4 Ages When Your Skin Changes—and What to Do About It
What to do about it: Plumping moisturizers, like those with hyaluronic acid, can help give skin a temporary fuller, smoother look. It's also a good idea to keep up the retinoid routine that you started in your 20s. If you're seeing serious volume changes or wrinkles (like if you've recently lost a significant amount of weight, which could add to these facial changes), fillers may be your best bet. "You don't need a ton, just enough to look refreshed," says Ploch.
Change #2: Dark spots brought on by sun exposure. Ploch notes that her patients used to notice these in their 40s, but that she sees more patients finding them a little younger, possibly because todays 30-somethings may have visited tanning salons more frequently than older generations did.
What to do about it: For sun spots, topical products containing vitamin C or retinoids are best, says Chapas. (Vitamin C helps fade the spots, while retinoids help exfoliate spotted layers away to reveal new skin underneath.)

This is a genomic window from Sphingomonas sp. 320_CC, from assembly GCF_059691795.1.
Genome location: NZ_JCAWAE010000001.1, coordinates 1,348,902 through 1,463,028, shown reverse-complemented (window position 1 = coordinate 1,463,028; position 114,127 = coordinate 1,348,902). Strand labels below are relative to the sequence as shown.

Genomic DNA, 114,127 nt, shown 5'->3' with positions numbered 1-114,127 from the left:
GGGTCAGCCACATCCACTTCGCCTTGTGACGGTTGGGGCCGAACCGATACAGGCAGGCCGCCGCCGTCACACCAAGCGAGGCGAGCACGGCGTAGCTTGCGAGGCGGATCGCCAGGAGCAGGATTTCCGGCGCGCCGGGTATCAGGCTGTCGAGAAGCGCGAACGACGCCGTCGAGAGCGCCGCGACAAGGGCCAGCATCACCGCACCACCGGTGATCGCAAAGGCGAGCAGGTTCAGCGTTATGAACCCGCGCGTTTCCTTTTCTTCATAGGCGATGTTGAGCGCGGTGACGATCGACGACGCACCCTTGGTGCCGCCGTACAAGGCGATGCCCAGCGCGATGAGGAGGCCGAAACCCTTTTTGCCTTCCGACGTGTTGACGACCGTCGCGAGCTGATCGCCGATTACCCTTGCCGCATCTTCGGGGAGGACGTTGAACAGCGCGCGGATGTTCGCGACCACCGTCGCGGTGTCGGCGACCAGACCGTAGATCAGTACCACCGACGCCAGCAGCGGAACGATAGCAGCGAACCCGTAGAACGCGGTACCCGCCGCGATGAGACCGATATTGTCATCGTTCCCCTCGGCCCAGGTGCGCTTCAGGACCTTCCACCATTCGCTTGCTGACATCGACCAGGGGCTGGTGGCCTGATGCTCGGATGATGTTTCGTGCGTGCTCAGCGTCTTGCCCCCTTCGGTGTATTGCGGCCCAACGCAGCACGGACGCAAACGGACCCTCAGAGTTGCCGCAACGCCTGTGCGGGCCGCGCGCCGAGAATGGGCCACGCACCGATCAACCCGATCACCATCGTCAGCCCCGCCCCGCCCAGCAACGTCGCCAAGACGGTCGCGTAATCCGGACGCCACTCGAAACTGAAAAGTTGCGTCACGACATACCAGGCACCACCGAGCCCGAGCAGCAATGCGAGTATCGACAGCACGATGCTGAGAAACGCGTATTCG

Change #3: Your complexion seems dull, and here's why: Your cells are turning over more slowly, meaning dead (read: less glowy) cells are staying on the surface of your skin longer. "When we're kids, our cells turn over every 28 days," says Ploch. "By our late 30s, they're turning over every 45 days."
What to do about it: Look for the key ingredients alpha hydroxy and glycolic acids in your products, both of which help speed up skin-cell turnover to expose newer, younger skin underneath. Retinoids can also help with this job.